Most of us like shooting arrows to the dartboard, targetting at the bull's eye, that is the center of the dartboard.
The closer the darts land to the bull's eye, the more accurate our aim will be. What is meant by precision then? When can you consider any measure precise?
Let's have a look!
Explore the simulation below and try to shoot the arrows towards the bull's eye.
Hope you enjoyed it!
Let's learn about accurate vs precise examples, accurate and precise definition, and accuracy and precision difference in detail.
Check out the interesting examples to know more about the lesson and try your hand at solving a few interactive questions at the end of the page, for quick revision.
What Is Meant by Accurate and Precise?
Our day-to-day activities are just incomplete without measurements.
From medical check ups to controlling temperature of appliances to sports and even cooking, all require measurements in some way or the other.
Measurements require tools, either conventional or unconventional.
Also, different people may get different results using the same instrument.
That further leads to measurements of any value being either accurate or precise.
Let's consider common accurate vs precise examples.
Let’s consider the value of pi, i.e, 3.1459265359
3.14 is a number for representing the value of pi, which is not precise but accurate, based on closeness. No other number with three digits can get closer to the target.
Accuracy of a number is given by the number of digits to the right of the decimal.
Precision is the maximum number of digits to the right of the decimal.
Answers may vary as two people might be considering different values.
Thus, accuracy and precision are two important factors to be considered while taking measurements. Both reflect how close a measurement is to a known or accepted value.
If you weigh a given substance five times and get 1.2 lbs each time, then your measurement is very precise but not necessarily accurate.
It's because you are getting values that are so close to each other.
Accurate and Precise Definition
Accurate is defined as the closeness of a value to its true value, such as the closeness of an arrow to the bull's eye at the center.
Accurate is correct, that is the bull's eye.
Precise is defined as the repeatability of the values of a measurement, such as the closeness of other arrows to the first one.
Precise is repeating, that is hitting the same spot, but that may not even be the correct spot.
Let's have a look!
What Is the Difference Between Accurate and Precise?
Let's explore the difference between the two.
Accuracy and Precision Difference
The degree of correctness to the true or exact value.
The degree of exactness to the values obtained each time.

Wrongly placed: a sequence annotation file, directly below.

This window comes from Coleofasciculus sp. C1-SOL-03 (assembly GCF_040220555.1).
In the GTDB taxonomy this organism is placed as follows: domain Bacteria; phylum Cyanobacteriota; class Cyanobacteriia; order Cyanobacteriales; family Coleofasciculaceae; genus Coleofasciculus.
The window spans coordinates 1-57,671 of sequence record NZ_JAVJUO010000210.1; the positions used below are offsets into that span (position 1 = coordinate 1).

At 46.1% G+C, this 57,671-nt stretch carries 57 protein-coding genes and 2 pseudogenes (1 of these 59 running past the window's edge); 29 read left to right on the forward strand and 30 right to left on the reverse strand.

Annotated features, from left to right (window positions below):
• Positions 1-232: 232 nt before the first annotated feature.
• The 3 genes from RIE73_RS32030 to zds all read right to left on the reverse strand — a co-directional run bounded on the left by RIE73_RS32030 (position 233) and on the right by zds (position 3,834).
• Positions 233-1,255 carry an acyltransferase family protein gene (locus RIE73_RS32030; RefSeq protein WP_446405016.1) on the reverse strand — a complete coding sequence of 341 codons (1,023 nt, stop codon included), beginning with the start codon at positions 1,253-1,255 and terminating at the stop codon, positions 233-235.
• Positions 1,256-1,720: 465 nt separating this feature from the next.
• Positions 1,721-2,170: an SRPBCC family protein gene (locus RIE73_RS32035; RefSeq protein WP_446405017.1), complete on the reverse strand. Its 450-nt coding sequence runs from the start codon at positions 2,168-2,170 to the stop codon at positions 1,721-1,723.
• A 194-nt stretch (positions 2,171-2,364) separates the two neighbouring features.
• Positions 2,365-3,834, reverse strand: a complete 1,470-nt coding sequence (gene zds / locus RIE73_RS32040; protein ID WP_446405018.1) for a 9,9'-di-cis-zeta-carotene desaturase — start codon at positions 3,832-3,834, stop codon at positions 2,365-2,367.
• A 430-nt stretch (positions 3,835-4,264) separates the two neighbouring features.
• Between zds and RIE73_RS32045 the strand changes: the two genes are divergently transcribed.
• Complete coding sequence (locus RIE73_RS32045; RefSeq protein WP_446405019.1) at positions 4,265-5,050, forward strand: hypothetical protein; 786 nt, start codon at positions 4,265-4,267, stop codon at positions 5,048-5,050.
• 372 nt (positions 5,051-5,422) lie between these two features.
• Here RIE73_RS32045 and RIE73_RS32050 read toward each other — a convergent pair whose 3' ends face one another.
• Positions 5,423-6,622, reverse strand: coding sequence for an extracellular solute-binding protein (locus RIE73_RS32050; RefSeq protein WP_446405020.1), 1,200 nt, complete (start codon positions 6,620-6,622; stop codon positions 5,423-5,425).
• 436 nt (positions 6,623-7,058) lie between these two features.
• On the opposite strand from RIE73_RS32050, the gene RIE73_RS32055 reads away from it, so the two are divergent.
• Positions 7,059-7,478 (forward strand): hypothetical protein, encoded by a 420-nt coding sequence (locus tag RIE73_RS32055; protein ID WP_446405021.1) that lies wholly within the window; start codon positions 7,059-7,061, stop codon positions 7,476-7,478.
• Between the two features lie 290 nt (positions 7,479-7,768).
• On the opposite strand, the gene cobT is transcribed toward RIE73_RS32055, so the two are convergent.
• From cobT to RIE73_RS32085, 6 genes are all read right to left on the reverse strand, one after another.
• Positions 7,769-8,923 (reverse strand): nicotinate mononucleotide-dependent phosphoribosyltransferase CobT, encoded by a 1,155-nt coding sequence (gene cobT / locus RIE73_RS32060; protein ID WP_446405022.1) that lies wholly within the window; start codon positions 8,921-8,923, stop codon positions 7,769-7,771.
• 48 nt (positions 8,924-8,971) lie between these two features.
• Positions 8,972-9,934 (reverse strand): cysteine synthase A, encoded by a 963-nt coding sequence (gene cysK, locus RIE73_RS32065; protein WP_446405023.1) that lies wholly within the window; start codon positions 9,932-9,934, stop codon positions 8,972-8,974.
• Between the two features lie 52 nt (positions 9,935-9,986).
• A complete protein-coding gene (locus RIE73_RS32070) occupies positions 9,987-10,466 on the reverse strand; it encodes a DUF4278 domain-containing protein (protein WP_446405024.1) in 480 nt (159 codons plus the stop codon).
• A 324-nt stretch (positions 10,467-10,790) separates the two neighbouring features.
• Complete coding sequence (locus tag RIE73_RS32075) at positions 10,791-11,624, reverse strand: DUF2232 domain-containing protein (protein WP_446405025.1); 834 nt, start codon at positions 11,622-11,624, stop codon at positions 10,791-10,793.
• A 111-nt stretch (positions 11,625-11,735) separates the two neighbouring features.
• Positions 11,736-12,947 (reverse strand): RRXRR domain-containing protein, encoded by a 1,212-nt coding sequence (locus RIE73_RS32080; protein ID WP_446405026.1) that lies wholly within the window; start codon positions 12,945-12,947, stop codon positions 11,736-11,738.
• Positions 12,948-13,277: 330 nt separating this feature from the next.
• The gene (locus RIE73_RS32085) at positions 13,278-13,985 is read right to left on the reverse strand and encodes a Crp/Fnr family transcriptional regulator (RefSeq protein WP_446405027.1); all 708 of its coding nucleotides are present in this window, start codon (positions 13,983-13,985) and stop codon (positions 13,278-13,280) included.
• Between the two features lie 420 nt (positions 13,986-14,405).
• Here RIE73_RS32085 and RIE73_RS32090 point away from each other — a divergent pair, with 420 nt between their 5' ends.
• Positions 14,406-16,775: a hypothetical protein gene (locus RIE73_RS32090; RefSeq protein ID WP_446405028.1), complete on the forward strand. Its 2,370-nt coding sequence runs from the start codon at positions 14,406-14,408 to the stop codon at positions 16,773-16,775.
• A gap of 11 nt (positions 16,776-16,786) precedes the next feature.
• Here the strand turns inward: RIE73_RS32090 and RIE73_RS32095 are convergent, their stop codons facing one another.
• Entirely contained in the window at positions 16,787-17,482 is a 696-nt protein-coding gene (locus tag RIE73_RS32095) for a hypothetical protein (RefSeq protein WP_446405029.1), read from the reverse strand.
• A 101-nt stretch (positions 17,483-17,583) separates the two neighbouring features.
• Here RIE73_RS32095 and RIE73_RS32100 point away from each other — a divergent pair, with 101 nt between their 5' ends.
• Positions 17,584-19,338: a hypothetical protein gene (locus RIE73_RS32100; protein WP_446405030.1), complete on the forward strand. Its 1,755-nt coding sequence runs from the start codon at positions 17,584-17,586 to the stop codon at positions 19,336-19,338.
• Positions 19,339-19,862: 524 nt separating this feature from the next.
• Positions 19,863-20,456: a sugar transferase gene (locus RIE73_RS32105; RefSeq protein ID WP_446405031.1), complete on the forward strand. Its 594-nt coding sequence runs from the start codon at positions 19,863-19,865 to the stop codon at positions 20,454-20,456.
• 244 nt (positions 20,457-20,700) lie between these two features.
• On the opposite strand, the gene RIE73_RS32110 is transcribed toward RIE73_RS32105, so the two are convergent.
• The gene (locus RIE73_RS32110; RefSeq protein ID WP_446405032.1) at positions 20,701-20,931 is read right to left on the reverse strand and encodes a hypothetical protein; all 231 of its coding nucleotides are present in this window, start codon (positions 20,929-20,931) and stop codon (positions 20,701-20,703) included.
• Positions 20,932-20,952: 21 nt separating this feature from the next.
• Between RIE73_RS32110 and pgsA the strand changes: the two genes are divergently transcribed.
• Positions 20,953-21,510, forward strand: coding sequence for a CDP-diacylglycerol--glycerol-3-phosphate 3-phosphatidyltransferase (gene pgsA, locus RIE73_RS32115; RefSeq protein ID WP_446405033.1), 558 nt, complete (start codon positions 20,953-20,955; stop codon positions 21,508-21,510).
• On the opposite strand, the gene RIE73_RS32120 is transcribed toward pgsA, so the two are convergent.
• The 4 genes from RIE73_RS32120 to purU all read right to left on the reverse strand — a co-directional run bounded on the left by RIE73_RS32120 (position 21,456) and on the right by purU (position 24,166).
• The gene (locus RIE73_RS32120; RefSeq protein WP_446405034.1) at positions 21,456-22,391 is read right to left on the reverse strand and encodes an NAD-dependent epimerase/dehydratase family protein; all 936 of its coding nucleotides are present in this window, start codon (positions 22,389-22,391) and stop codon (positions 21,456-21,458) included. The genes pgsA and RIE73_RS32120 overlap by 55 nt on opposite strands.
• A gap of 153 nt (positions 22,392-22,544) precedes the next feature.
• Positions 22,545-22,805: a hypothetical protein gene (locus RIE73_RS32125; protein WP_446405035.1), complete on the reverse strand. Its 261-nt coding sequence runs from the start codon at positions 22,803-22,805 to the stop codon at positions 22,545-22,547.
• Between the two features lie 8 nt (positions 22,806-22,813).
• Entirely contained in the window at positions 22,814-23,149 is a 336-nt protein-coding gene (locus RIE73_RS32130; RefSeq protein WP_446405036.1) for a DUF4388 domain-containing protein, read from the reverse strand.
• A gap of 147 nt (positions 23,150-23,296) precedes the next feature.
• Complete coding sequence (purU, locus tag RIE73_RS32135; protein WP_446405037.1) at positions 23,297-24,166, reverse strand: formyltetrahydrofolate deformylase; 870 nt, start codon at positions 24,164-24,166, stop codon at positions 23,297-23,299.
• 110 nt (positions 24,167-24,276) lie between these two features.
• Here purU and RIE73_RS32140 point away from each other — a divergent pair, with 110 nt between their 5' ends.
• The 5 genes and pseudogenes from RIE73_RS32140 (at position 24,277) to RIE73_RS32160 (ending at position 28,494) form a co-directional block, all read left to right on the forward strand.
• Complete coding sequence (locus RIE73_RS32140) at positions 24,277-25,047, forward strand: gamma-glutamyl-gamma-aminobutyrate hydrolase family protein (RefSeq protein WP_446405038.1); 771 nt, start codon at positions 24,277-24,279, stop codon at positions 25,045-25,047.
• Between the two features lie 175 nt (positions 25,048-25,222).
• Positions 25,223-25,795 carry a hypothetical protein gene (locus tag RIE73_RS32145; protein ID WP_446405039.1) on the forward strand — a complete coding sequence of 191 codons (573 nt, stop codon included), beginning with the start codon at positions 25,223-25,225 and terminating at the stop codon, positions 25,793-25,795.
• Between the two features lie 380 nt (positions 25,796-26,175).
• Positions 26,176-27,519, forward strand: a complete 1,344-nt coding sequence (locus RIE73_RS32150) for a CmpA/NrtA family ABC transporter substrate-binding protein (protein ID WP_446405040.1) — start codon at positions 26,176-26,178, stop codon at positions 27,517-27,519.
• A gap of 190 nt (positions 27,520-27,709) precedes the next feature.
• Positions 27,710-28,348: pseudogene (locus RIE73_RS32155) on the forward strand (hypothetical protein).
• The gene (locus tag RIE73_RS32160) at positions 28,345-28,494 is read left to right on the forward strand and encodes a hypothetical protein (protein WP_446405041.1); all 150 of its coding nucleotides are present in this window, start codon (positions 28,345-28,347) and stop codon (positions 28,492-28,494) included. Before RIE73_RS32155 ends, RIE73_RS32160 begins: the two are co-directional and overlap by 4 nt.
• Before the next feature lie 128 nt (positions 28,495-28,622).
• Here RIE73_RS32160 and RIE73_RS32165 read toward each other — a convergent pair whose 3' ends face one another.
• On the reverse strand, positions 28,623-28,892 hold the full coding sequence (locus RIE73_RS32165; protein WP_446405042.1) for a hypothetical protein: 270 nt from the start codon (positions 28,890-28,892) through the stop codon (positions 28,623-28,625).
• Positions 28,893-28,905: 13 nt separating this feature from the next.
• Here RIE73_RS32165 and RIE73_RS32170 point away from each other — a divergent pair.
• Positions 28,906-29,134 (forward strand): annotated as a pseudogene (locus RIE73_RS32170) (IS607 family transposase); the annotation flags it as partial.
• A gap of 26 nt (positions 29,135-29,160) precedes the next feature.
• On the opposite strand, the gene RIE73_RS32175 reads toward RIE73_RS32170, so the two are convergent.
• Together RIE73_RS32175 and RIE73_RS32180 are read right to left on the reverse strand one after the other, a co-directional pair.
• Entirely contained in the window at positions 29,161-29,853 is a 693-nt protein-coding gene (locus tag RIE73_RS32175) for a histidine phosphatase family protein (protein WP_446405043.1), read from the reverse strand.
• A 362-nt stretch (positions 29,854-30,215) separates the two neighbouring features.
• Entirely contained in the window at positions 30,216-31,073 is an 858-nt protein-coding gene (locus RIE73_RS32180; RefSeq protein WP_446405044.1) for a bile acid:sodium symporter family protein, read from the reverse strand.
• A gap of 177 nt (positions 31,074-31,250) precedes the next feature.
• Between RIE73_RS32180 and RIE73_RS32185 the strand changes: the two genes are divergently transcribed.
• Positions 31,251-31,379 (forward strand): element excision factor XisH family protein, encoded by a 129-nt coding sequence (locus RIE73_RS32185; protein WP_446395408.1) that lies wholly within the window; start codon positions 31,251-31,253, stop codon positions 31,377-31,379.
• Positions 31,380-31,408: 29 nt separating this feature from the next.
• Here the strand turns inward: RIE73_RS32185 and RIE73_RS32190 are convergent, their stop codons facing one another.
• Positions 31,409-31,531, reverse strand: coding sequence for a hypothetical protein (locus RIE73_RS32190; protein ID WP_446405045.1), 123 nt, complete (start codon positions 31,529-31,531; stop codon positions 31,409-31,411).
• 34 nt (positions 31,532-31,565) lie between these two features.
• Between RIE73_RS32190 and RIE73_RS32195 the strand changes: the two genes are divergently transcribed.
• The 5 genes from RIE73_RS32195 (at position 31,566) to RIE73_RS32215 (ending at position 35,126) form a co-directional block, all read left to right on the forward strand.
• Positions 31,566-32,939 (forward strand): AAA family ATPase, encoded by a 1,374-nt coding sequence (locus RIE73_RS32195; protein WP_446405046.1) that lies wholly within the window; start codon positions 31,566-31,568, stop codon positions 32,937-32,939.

The closeness of the measured value to a standard or true value.
The closeness of two or more measured values, to each other.
|Single measurement||Multiple measurements|
|For something to be accurate consistently, it must be precise.||Precision is independent of accuracy.|
Here are a few accurate vs precise examples. Let's have a look!
Jack, a snack foods manufacturer, produces bags of potato chips, each measuring 11 oz.
He tests the weight of the bags using a scale that measures the bags.
There is little variation in the measurements: 12.2 oz, 12.33 oz, and 12.13 oz, for three samples.
What does this tell about the scale?
Three samples = 12.2 oz, 12.33 oz, and 12.13 oz.
There is little variation in the measurements.
The scale measures the bags precisely, but not accurately.
|\(\therefore\) The measurements of the three samples are precise.|
Masurement of the mass of a 5 lbs standard sample.
(i) Values - 4.5, 4.6, 4.5, and 4.7 lbs
(ii) Values - 4.8, 5.1, 5.0, and 4.9 lbs
(i) Precise (there is little variation in the measurements)
(ii) Accurate (close to the true value)
\(\therefore\) (i) Precise
Annie has to check which set of data is more precise?
Look at the two given sets and help her.
Set A: 33.49, 33.47, 33.29, 33.40, 33.28
Set B: 16.80, 16.81, 16.90, 16.78, 16.85
In order to check which sets of data is more precise:
- Select the lowest vale and the highest value from each set
Set A = 33.49 - 33.28 = 0.21
Set B = 16.90 - 16.78 = 0.12
Since sample B has the lowest range, it's more precise.
|\(\therefore\) Data in set B is more precise.|
Here are a few activities for you to practice.
Select/Type your answer and click the "Check Answer" button to see the result.
The mini-lesson targeted in the fascinating concept of accurate vs precise. The math journey around cardinal numbers starts with what a student already knows, and goes on to creatively crafting a fresh concept in the young minds. Done in a way that not only it is relatable and easy to grasp, but also will stay with them forever. Here lies the magic with Cuemath.
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Frequently Asked Questions (FAQs)
1. Can measurement be both accurate and precise?
Measurements can be both accurate and precise, accurate but not precise, precise but not accurate, or neither, depending on the values.
2. Does precise mean exact?
Precise can be referred to as the exact value.
3. How can results be precise but not accurate?
Precision refers to how close measurements of the same item are to each other.
Precision is independent of accuracy.
That means it is possible to be very precise but not very accurate, and it is also possible to be accurate without being precise.